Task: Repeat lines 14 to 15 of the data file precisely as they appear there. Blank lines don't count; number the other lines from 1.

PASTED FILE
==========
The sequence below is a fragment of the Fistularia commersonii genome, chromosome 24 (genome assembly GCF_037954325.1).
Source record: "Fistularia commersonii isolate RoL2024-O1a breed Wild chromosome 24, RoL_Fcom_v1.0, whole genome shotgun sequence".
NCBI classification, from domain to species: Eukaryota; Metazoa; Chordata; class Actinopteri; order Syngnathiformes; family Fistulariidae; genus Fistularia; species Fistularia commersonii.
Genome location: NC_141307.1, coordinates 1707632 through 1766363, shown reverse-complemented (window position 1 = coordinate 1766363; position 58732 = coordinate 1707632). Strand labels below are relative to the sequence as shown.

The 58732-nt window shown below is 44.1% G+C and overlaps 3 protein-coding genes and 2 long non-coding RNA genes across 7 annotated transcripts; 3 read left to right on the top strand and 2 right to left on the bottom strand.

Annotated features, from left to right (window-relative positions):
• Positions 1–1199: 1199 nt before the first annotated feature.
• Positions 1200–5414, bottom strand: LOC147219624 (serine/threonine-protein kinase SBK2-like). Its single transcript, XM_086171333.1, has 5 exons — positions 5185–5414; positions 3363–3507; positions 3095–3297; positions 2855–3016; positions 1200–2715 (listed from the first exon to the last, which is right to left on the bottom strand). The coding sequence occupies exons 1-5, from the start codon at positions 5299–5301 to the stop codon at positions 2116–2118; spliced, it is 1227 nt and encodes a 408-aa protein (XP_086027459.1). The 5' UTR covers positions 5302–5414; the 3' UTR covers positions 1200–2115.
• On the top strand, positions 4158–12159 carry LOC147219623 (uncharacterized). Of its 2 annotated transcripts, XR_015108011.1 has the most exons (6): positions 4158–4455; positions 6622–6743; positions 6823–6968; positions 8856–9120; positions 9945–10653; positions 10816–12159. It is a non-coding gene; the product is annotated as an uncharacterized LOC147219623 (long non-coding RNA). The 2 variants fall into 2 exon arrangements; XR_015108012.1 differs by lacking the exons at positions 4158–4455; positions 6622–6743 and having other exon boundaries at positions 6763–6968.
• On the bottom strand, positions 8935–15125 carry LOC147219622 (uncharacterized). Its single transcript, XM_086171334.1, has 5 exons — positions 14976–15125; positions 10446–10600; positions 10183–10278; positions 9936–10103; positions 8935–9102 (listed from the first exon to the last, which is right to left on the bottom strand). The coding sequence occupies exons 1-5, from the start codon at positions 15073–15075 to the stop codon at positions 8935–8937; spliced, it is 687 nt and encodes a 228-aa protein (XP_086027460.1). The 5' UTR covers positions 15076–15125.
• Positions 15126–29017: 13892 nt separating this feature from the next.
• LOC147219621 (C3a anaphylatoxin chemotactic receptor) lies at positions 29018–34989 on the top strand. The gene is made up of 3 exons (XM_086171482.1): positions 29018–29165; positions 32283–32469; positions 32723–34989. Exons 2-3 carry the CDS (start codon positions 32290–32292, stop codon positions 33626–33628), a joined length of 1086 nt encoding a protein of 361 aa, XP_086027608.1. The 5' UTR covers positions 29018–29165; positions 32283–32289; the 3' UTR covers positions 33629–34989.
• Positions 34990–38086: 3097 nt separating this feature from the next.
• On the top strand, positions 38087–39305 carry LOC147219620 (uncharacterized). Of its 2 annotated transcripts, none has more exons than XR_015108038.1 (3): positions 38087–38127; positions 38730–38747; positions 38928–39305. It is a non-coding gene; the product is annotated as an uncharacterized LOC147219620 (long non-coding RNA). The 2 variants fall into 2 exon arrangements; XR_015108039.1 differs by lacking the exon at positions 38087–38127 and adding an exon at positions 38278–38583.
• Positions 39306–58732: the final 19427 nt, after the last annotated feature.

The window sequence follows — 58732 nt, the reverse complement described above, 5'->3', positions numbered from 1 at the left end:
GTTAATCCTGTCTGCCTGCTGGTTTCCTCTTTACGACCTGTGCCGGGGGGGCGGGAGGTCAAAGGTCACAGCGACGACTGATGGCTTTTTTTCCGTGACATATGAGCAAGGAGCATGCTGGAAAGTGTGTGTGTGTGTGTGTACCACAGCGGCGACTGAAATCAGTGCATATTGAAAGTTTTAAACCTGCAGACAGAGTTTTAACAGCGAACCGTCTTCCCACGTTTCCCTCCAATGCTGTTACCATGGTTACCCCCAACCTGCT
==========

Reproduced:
• On the top strand, positions 38087–39305 carry LOC147219620 (uncharacterized). Of its 2 annotated transcripts, none has more exons than XR_015108038.1 (3): positions 38087–38127; positions 38730–38747; positions 38928–39305. It is a non-coding gene; the product is annotated as an uncharacterized LOC147219620 (long non-coding RNA). The 2 variants fall into 2 exon arrangements; XR_015108039.1 differs by lacking the exon at positions 38087–38127 and adding an exon at positions 38278–38583.
• Positions 39306–58732: the final 19427 nt, after the last annotated feature.